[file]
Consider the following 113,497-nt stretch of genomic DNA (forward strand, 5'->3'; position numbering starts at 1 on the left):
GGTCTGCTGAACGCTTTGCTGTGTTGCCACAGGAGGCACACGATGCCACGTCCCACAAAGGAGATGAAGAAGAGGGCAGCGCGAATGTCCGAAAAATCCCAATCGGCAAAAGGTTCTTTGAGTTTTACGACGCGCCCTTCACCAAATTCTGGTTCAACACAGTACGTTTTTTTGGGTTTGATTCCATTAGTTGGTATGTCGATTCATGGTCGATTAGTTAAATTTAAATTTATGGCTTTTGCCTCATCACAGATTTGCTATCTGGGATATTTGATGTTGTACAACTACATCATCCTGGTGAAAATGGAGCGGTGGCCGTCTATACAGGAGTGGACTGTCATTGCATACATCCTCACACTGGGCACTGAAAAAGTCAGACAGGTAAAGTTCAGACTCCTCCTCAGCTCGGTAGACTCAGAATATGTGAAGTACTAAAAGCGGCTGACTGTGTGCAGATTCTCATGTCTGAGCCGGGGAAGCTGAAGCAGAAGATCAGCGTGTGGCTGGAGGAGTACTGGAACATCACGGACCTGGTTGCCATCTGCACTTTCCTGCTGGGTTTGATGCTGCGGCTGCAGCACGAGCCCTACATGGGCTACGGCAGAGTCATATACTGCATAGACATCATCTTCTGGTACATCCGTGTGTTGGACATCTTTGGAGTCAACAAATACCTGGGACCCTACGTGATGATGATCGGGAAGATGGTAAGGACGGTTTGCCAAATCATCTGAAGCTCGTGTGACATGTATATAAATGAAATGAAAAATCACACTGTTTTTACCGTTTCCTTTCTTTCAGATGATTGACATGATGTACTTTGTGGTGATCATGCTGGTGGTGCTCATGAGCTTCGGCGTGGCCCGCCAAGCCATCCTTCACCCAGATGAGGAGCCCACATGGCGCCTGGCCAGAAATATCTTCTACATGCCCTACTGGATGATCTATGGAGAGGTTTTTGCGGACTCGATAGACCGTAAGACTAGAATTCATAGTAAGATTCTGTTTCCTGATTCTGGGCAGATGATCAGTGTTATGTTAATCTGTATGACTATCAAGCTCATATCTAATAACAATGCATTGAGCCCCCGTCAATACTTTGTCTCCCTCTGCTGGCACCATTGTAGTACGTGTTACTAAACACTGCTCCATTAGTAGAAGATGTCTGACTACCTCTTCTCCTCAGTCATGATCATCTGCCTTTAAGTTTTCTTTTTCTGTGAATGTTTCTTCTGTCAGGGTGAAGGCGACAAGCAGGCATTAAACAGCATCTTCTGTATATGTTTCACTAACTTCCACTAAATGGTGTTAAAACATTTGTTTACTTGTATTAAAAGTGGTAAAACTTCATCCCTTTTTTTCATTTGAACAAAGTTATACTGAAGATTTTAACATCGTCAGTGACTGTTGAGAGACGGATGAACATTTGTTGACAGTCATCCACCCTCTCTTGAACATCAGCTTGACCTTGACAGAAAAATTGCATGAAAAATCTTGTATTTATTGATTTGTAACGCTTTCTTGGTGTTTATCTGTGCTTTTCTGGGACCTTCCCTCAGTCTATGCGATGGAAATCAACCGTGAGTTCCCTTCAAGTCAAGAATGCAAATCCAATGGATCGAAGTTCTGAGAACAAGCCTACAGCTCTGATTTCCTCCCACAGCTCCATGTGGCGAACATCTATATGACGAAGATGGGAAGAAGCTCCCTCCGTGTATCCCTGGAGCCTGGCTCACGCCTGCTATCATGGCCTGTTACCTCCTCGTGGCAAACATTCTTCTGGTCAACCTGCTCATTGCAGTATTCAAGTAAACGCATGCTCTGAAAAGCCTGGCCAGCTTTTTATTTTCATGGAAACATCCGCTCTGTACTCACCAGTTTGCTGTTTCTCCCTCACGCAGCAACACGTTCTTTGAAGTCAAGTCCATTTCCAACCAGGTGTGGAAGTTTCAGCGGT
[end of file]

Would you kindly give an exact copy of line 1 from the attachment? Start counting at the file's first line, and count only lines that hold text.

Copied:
Consider the following 113,497-nt stretch of genomic DNA (forward strand, 5'->3'; position numbering starts at 1 on the left):